A smiling girl holding her bandana, which covers her bald head

Children's cancer

If your child has been diagnosed with cancer or you're worried about children's cancer, we have information and support to help. 

About children’s cancer

Cancer is rare in children. Around 170 children and teenagers under the age of 16 are diagnosed each year in Ireland.  Children's cancers are different to adult cancers. They often affect different parts of the body and behave differently. About 1 in every 3 cancers that affects children is leukaemia, which is a blood cancers. The most common tumours in children are brain tumours. Read more about children’s cancers.

What are the symptoms of children’s cancer?
Although cancer is rare in children, if you’re worried about cancer or if your child has unusual changes in their body, it’s always best to talk to your doctor. Read more about symptoms of children’s cancer

How are children’s cancers diagnosed?
Tests that can diagnose cancer in children include blood tests, scans and biopsies (taking a sample of cells from the body). The type of tests depend on which cancer is suspected. Tests are usually done in CHI Crumlin, Dublin. If a brain tumour is suspected, you may go  CHI, Temple St Hospital in Dublin. Read more about tests and how children’s cancer is diagnosed.

Why does cancer happen?
In most cases we don’t know why children get cancer. There are some factors that increase the risk of certain cancers but they are rare and cannot be controlled. Read more about risk factors for children’s cancer

Children’s Fund

The Irish Cancer Society’s financial support fund for children and their families, is available to assist children on active treatment for a cancer diagnosis.  

This fund is for patients under the age of 18 years, who have been diagnosed with cancer, and whose family are unable to meet a specific financial burden that has come about as a direct result of their illness.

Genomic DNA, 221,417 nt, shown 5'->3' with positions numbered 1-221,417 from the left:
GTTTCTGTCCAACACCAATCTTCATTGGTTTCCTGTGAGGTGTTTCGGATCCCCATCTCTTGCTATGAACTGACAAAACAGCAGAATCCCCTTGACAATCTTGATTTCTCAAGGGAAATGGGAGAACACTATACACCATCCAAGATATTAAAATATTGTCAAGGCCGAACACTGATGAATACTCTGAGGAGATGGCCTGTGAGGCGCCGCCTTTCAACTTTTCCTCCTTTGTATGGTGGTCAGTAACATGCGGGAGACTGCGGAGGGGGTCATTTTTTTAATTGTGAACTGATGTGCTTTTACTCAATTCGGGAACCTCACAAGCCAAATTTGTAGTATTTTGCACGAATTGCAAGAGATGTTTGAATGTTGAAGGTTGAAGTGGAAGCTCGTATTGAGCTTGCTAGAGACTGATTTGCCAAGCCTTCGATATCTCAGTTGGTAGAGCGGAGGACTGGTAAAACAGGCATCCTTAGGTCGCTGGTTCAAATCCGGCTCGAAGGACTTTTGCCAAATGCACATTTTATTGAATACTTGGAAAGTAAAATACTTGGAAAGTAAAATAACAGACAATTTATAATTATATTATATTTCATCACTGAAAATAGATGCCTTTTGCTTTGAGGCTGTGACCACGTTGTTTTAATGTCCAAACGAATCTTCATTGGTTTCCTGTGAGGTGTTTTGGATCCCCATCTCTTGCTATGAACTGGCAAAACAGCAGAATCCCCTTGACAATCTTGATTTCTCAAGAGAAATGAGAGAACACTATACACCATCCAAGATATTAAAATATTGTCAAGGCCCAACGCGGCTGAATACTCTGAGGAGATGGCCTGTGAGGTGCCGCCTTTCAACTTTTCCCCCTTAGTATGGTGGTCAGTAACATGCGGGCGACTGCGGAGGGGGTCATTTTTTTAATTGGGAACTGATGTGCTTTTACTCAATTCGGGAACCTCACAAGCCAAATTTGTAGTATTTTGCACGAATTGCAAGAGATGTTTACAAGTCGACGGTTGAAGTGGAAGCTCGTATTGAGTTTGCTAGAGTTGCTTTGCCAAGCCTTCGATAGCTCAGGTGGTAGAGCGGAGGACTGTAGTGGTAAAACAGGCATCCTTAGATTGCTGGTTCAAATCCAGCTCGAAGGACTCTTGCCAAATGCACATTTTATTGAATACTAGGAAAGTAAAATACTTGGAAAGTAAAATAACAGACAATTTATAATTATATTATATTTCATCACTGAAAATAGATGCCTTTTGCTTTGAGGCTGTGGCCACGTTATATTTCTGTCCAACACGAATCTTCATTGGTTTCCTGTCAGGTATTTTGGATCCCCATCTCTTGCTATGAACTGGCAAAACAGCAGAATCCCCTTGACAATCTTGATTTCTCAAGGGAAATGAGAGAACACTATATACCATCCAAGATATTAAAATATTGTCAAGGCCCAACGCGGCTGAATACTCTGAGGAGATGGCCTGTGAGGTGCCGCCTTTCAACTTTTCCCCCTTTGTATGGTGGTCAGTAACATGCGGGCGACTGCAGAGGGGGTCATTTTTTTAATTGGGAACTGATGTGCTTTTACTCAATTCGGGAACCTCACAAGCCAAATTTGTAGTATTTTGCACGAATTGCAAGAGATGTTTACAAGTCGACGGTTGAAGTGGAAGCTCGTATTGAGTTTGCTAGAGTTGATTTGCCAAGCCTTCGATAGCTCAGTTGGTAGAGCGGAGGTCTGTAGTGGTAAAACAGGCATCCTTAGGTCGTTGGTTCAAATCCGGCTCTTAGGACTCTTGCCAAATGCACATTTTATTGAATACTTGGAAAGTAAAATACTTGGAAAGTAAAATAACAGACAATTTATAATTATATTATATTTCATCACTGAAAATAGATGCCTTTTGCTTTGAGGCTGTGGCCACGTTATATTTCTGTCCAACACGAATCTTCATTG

A family speaking to a doctor

Will my child get better?
More children than ever are surviving cancer. Treatment is better than ever and around 8 in 10 children will be completely cured. Every child is different and your child’s doctor will talk to you about the likely success of treatment.

After a children's cancer diagnosis

A girl in a hospital bed with a nurse

What happens after diagnosis?

The time after you find out your child has cancer can be overwhelming. You will meet their healthcare team to discuss and plan their treatment. Treatment may start quite soon, and you may need to stay at the hospital. We have information on what to expect and support to help you cope with your feelings.

A boy in a hospital bed smiling at his nurse


Starting treatment is a huge change in your family’s life. We have advice on preparing for treatment, types of treatment and coping with life during treatment. Read more about treatment.

Father and son walking into the sunset

After treatment

After treatment your child will continue to have follow-up care. This is also a time where your family will adjust emotionally and practically as you move towards a new normal. 

Peer-to-peer support for parents of children with cancer

Would you like to speak to a trained parent volunteer who really knows what you are going through, and understands what it is like to have a child with cancer?

All of our parent volunteers have children who have been treated for cancer in the past. This service is also available to other adult family members, such as grandparents, uncles, aunts.

To be referred to one of our trained parent volunteers please call the Irish Cancer Society Support Line on Freephone 1800 200 700 or by email supportline@irishcancer.ie

School child in uniform
Publications about children's cancers
Downloadable booklets and factsheets
Children and young people with cancer booklet
Children and Young People with Cancer – A Guide for Parents
This booklet is written for parents whose child has been diagnosed with cancer.
Brain and spinal cord cover
Brain and spinal cord tumours in children
This book has been written as a guide for parents of children with a brain or spinal cord tumour
Precious times handbook
Precious times - a handbook on palliative care for parents of children with cancer
This book is designed for families of children who have advanced cancer. The purpose of this book is to give you and your family information which will hopefully help you during palliative care.
Guide for families of children receiving proton beam therapy
Guide for families of children receiving proton beam therapy
This leaflet will tell you all you need to know if your child is going to have proton beam therapy abroad. (Download only)
Child finishes treatment booklet cover
My child has finished cancer treatment
A guide to follow-up and adjusting to normal life for parents and carers whose child or teenager has finished treatment for cancer

More information about children's cancer

Signs and symptoms, risk factors of childhood cancer, and how childhood cancer is diagnosed.

Treating children's cancer

Types of treatment, side-effects and understanding medical language.

More information about coping with children's cancers

Coping with your child's diagnosis, coping emotionally and services for children with cancer.

For more information

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1800 200 700

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